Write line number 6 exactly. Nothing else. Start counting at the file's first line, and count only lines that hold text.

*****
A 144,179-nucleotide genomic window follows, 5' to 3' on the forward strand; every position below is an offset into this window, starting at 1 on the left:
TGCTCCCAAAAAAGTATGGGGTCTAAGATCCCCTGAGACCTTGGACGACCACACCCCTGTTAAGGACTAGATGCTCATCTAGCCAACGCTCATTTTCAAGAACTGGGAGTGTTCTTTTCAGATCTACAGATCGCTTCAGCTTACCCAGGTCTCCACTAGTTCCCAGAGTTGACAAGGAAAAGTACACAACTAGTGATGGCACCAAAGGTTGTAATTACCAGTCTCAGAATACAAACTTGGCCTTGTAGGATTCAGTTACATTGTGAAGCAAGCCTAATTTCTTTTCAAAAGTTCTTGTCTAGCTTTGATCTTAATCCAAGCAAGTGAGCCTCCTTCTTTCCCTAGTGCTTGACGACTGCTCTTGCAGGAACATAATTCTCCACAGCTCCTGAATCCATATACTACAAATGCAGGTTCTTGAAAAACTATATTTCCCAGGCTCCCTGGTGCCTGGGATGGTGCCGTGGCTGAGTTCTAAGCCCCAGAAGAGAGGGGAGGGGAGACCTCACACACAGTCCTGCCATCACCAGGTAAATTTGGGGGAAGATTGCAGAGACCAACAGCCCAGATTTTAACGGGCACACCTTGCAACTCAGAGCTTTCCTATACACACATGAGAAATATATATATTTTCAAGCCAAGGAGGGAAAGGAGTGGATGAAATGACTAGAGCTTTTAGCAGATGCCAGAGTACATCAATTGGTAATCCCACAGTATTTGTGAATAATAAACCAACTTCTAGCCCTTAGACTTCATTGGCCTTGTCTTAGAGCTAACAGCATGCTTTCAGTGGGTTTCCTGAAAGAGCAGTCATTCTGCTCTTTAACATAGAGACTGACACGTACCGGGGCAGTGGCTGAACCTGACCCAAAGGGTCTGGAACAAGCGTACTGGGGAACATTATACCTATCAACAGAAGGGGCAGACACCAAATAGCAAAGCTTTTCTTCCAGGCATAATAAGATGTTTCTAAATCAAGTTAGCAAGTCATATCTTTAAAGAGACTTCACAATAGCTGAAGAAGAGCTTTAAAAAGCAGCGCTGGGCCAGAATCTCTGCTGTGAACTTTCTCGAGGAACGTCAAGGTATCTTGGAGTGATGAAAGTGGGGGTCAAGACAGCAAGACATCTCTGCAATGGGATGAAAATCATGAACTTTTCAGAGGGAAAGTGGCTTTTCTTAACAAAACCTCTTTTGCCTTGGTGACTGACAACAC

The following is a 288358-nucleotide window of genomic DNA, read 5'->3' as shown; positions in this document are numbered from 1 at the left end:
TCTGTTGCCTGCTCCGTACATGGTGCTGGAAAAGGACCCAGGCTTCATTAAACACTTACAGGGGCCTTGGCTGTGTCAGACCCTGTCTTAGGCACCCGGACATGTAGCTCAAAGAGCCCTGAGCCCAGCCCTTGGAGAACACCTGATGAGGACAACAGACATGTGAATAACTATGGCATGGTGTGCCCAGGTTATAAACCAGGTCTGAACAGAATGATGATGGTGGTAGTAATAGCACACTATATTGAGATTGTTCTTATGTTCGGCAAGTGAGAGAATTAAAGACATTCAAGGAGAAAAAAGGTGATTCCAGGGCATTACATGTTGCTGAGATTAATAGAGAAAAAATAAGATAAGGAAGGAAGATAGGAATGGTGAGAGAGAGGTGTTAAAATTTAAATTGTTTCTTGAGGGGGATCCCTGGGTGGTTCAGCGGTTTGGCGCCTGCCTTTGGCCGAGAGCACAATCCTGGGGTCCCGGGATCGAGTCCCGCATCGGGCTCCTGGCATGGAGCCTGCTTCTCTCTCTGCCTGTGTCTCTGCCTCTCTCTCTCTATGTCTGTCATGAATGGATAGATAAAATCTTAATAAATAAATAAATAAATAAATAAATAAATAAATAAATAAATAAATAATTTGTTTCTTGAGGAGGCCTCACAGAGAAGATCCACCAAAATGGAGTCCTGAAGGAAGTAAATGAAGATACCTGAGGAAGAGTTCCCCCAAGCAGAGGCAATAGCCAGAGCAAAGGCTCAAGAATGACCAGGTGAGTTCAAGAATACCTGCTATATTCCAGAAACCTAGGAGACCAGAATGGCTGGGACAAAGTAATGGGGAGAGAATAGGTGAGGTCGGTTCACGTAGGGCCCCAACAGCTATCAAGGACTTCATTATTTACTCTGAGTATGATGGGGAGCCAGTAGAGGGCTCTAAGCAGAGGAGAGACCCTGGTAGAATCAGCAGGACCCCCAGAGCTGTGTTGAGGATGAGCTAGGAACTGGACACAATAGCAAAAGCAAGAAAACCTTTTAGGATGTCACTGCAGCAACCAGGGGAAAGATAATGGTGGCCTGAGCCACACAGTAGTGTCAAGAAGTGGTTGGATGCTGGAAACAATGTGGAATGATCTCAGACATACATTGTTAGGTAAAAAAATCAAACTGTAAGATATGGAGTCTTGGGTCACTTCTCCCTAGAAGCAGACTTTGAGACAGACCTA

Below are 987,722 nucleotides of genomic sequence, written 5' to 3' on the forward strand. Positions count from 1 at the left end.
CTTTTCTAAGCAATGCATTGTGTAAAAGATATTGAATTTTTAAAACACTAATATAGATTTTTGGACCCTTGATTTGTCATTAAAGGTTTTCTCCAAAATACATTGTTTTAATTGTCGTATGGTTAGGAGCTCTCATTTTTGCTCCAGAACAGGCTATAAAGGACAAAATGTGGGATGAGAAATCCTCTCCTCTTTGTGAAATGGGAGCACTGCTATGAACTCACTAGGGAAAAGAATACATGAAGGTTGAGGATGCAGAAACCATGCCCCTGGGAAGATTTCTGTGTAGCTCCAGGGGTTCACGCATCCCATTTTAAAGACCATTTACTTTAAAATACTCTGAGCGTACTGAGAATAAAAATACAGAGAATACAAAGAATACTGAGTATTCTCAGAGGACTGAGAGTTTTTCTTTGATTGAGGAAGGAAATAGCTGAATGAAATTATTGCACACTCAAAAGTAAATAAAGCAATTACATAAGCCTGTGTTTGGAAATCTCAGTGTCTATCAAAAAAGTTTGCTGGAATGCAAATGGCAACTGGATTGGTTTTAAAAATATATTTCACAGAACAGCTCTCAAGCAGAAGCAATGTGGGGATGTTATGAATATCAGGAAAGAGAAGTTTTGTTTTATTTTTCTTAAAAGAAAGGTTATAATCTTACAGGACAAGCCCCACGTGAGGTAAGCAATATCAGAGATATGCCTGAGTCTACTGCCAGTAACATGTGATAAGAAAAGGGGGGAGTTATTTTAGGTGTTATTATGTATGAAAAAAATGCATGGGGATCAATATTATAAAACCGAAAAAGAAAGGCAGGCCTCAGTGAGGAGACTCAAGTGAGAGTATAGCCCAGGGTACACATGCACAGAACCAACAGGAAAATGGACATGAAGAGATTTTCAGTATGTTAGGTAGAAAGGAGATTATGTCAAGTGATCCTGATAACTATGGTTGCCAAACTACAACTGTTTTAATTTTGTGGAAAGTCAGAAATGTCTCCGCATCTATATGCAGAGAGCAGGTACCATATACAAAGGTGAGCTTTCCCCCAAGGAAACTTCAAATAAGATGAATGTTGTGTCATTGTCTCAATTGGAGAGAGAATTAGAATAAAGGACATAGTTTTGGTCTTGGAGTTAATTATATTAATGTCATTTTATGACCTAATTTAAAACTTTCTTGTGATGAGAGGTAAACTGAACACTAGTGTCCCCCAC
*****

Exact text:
CTTTTCTAAGCAATGCATTGTGTAAAAGATATTGAATTTTTAAAACACTAATATAGATTTTTGGACCCTTGATTTGTCATTAAAGGTTTTCTCCAAAATACATTGTTTTAATTGTCGTATGGTTAGGAGCTCTCATTTTTGCTCCAGAACAGGCTATAAAGGACAAAATGTGGGATGAGAAATCCTCTCCTCTTTGTGAAATGGGAGCACTGCTATGAACTCACTAGGGAAAAGAATACATGAAGGTTGAGGATGCAGAAACCATGCCCCTGGGAAGATTTCTGTGTAGCTCCAGGGGTTCACGCATCCCATTTTAAAGACCATTTACTTTAAAATACTCTGAGCGTACTGAGAATAAAAATACAGAGAATACAAAGAATACTGAGTATTCTCAGAGGACTGAGAGTTTTTCTTTGATTGAGGAAGGAAATAGCTGAATGAAATTATTGCACACTCAAAAGTAAATAAAGCAATTACATAAGCCTGTGTTTGGAAATCTCAGTGTCTATCAAAAAAGTTTGCTGGAATGCAAATGGCAACTGGATTGGTTTTAAAAATATATTTCACAGAACAGCTCTCAAGCAGAAGCAATGTGGGGATGTTATGAATATCAGGAAAGAGAAGTTTTGTTTTATTTTTCTTAAAAGAAAGGTTATAATCTTACAGGACAAGCCCCACGTGAGGTAAGCAATATCAGAGATATGCCTGAGTCTACTGCCAGTAACATGTGATAAGAAAAGGGGGGAGTTATTTTAGGTGTTATTATGTATGAAAAAAATGCATGGGGATCAATATTATAAAACCGAAAAAGAAAGGCAGGCCTCAGTGAGGAGACTCAAGTGAGAGTATAGCCCAGGGTACACATGCACAGAACCAACAGGAAAATGGACATGAAGAGATTTTCAGTATGTTAGGTAGAAAGGAGATTATGTCAAGTGATCCTGATAACTATGGTTGCCAAACTACAACTGTTTTAATTTTGTGGAAAGTCAGAAATGTCTCCGCATCTATATGCAGAGAGCAGGTACCATATACAAAGGTGAGCTTTCCCCCAAGGAAACTTCAAATAAGATGAATGTTGTGTCATTGTCTCAATTGGAGAGAGAATTAGAATAAAGGACATAGTTTTGGTCTTGGAGTTAATTATATTAATGTCATTTTATGACCTAATTTAAAACTTTCTTGTGATGAGAGGTAAACTGAACACTAGTGTCCCCCAC